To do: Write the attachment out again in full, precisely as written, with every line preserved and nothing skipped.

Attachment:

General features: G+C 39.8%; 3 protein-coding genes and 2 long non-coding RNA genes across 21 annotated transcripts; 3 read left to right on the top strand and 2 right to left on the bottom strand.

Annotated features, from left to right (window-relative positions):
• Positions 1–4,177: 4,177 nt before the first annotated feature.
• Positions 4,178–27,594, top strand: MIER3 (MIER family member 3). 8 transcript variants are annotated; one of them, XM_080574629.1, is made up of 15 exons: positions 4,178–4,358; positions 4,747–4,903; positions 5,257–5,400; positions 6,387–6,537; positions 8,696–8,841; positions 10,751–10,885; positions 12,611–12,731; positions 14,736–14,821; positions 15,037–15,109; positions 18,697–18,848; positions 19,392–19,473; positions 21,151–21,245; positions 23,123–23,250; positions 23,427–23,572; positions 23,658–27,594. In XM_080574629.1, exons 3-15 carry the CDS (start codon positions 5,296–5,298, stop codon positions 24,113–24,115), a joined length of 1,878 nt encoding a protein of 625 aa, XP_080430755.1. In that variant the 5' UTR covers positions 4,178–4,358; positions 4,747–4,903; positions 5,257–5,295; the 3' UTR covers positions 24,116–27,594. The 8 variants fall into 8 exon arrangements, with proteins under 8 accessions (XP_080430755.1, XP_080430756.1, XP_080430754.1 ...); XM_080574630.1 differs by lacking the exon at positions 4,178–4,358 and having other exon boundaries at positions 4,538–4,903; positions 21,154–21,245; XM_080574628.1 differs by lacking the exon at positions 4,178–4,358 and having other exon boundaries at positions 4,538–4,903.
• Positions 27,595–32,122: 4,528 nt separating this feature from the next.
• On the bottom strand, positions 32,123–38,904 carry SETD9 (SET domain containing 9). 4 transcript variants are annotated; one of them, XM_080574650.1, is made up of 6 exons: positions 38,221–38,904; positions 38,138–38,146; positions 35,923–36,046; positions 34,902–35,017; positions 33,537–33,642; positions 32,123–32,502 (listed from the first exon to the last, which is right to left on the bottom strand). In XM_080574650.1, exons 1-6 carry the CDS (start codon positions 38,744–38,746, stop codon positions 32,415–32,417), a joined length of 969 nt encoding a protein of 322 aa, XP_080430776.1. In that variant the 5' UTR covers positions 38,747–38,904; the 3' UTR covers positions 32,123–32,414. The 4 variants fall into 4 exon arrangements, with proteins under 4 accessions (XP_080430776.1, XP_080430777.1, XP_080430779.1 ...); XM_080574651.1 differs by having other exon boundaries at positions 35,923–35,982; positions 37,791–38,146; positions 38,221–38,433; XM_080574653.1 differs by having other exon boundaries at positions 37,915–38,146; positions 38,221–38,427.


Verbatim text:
General features: G+C 39.8%; 3 protein-coding genes and 2 long non-coding RNA genes across 21 annotated transcripts; 3 read left to right on the top strand and 2 right to left on the bottom strand.

Annotated features, from left to right (window-relative positions):
• Positions 1–4,177: 4,177 nt before the first annotated feature.
• Positions 4,178–27,594, top strand: MIER3 (MIER family member 3). 8 transcript variants are annotated; one of them, XM_080574629.1, is made up of 15 exons: positions 4,178–4,358; positions 4,747–4,903; positions 5,257–5,400; positions 6,387–6,537; positions 8,696–8,841; positions 10,751–10,885; positions 12,611–12,731; positions 14,736–14,821; positions 15,037–15,109; positions 18,697–18,848; positions 19,392–19,473; positions 21,151–21,245; positions 23,123–23,250; positions 23,427–23,572; positions 23,658–27,594. In XM_080574629.1, exons 3-15 carry the CDS (start codon positions 5,296–5,298, stop codon positions 24,113–24,115), a joined length of 1,878 nt encoding a protein of 625 aa, XP_080430755.1. In that variant the 5' UTR covers positions 4,178–4,358; positions 4,747–4,903; positions 5,257–5,295; the 3' UTR covers positions 24,116–27,594. The 8 variants fall into 8 exon arrangements, with proteins under 8 accessions (XP_080430755.1, XP_080430756.1, XP_080430754.1 ...); XM_080574630.1 differs by lacking the exon at positions 4,178–4,358 and having other exon boundaries at positions 4,538–4,903; positions 21,154–21,245; XM_080574628.1 differs by lacking the exon at positions 4,178–4,358 and having other exon boundaries at positions 4,538–4,903.
• Positions 27,595–32,122: 4,528 nt separating this feature from the next.
• On the bottom strand, positions 32,123–38,904 carry SETD9 (SET domain containing 9). 4 transcript variants are annotated; one of them, XM_080574650.1, is made up of 6 exons: positions 38,221–38,904; positions 38,138–38,146; positions 35,923–36,046; positions 34,902–35,017; positions 33,537–33,642; positions 32,123–32,502 (listed from the first exon to the last, which is right to left on the bottom strand). In XM_080574650.1, exons 1-6 carry the CDS (start codon positions 38,744–38,746, stop codon positions 32,415–32,417), a joined length of 969 nt encoding a protein of 322 aa, XP_080430776.1. In that variant the 5' UTR covers positions 38,747–38,904; the 3' UTR covers positions 32,123–32,414. The 4 variants fall into 4 exon arrangements, with proteins under 4 accessions (XP_080430776.1, XP_080430777.1, XP_080430779.1 ...); XM_080574651.1 differs by having other exon boundaries at positions 35,923–35,982; positions 37,791–38,146; positions 38,221–38,433; XM_080574653.1 differs by having other exon boundaries at positions 37,915–38,146; positions 38,221–38,427.